The Russian hacking group blamed for targeting U.S. and European elections has been breaking into email accounts, not only by tricking victims into giving up passwords, but by stealing access tokens too.
It's sneaky hack that's particularly worrisome, because it can circumvent Google's 2-step verification, according to security firm Trend Micro.
The attack works by sending out a fake email, pretending to be from Google, with the title “Your account is in danger.”
The email claims that Google detected several unexpected sign-in attempts into their account. It then suggests users install a security application called “Google Defender.”
However, the application is actually a ruse. In reality, the hacking group is trying to dupe users into giving up a special access token for their Google account, Trend Micro said.
Victims that fall for the scheme will be redirected to an actual Google page, which can authorize the hacking group's app to view and manage their email. Users that click “allow” will be handing over what’s known as an OAuth token.
Although the OAuth protocol doesn't transfer over any password information, it's designed to grant third-party applications access to internet accounts through the use of special tokens.
The OAuth protocol may have been designed for convenience, but security experts have warned it can be used for malicious effect. In the case of Fancy Bear, the hacking group has leveraged the protocol to build fake applications that can fool victims into handing over account access, Trend Micro said.
“After abusing the screening process for OAuth approvals, (the group’s) rogue application operates like every other app accepted by the service provider,” the security firm said.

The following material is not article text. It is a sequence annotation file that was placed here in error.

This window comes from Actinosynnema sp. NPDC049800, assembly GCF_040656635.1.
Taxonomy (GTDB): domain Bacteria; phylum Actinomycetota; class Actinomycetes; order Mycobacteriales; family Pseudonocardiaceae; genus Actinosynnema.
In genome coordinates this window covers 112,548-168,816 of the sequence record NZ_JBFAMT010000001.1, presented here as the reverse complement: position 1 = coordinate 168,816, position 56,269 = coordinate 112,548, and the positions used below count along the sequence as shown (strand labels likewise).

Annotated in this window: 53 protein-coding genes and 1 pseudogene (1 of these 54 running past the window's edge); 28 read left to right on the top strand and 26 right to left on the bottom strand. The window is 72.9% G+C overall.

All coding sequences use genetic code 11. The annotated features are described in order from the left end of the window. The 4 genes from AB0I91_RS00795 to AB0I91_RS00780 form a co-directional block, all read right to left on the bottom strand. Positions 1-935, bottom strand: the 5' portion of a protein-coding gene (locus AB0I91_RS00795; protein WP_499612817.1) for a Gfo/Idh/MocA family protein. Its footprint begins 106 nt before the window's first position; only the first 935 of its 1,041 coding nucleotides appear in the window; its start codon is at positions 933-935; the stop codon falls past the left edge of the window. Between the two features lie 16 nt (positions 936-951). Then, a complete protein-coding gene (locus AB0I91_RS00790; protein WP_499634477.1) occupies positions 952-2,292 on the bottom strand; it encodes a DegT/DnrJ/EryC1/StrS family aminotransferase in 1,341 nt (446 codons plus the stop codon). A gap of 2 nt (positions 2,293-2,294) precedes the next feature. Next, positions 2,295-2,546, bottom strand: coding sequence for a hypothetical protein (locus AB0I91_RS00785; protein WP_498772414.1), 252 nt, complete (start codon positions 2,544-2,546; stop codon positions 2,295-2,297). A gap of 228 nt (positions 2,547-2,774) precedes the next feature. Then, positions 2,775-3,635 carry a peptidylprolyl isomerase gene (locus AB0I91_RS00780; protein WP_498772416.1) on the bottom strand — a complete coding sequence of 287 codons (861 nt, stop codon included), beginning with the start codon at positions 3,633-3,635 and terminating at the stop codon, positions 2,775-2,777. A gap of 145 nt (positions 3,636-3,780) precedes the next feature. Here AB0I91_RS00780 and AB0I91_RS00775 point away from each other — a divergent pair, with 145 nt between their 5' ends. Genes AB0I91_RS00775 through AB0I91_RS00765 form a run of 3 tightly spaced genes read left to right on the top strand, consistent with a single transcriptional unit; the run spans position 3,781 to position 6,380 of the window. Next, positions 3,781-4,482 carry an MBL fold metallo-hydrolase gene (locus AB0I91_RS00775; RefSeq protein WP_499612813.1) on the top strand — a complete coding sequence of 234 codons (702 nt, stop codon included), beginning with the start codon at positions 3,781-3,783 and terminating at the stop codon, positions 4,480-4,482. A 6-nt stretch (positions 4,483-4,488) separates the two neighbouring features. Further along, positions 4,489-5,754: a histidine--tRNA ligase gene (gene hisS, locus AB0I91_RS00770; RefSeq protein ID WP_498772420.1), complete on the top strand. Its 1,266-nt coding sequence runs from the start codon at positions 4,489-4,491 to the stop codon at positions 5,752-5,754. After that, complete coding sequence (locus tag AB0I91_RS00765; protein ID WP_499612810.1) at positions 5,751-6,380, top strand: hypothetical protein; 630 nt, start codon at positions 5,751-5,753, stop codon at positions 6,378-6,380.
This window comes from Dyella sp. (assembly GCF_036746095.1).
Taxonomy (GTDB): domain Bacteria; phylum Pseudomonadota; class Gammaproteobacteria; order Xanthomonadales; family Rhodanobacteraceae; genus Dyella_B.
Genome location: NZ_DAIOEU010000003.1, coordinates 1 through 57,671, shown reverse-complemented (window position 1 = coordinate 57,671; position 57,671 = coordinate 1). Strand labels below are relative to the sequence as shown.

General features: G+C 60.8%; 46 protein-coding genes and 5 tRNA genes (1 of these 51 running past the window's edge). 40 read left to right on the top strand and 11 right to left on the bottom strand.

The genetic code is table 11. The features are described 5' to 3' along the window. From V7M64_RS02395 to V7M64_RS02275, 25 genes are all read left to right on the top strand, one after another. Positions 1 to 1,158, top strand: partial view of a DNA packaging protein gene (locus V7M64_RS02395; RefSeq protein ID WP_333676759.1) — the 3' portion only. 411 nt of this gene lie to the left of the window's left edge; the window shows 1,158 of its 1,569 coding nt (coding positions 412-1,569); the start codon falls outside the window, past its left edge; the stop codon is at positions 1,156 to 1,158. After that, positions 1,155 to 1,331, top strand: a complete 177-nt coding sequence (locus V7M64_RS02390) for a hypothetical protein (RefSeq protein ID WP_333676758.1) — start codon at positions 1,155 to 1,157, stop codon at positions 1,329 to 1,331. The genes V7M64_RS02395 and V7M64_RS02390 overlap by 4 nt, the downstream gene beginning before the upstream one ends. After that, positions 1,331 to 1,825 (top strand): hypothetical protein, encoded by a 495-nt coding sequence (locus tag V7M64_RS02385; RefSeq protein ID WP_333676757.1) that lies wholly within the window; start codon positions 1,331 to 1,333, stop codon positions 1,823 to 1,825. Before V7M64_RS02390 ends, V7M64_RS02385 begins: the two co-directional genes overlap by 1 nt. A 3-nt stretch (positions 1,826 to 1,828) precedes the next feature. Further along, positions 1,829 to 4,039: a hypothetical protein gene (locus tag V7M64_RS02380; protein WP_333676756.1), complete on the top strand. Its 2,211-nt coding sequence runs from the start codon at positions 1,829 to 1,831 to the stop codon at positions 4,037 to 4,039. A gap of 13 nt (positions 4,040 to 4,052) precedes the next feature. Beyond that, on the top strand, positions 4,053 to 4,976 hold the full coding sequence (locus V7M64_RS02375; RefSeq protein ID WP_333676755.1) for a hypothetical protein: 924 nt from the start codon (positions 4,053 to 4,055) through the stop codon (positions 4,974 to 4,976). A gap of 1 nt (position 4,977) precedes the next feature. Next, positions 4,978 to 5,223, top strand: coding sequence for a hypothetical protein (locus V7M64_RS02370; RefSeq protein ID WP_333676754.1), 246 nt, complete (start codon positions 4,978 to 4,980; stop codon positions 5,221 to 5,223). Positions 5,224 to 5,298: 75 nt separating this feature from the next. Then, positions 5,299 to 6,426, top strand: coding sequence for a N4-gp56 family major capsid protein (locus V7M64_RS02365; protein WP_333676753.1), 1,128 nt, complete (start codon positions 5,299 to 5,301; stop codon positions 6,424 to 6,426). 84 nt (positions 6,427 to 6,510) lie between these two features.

Even Google's 2-step verification, which is designed to prevent unwarranted account access, can't stop the hack, according to Trend Micro.
Google's 2-step verification works by requiring not only a password, but also a special code sent to a user's smartphone when logging in. Security experts say it's an effective way to protect your account.
However, the phishing scheme from Fancy Bear manages to sidestep this security measure, by tricking users into granting access through the fake Google security app.
"The target might be familiar with generic phishing emails, but not so much with OAuth abuse tricks," Trend Micro said in its report. "Chances are significant that even well-educated targets get fooled."
Google, however, said it takes many steps to protect users from such phishing attacks.
"In addition, Google detects and reviews potential OAuth abuse and takes down thousands of apps for violating our User Data Policy, such as impersonating a Google app," the company said in a statement.
"Note that a real Google app should be directly accessed from a Google site or installed from the Google Play or Apple App stores," it added.
According to Trend Micro, victims were targeted with this phishing attack in 2015, and 2016. In addition to Google Defender, Fancy Bear has used other apps under names such as Google Email Protection and Google Scanner. They’ve also gone after Yahoo users with apps called Delivery Service and McAfee Email protection.
“Internet users are urged to never accept OAuth token requests from an unknown party or a service they did not ask for,” Trend Micro said.
Although a password reset can sometimes revoke an OAuth token, it's best to check what third-party applications are connected to your email account. This can be done by looking at an email account's security settings, and revoking access where necessary.
Fancy Bear is most notorious for its suspected role in hacking the Democratic National Committee last year. However, the group has also been found targeting everything from government ministries, media organizations, along with universities and think tanks, according to Trend Micro.
Join the CIO Australia group on LinkedIn. The group is open to CIOs, IT Directors, COOs, CTOs and senior IT managers.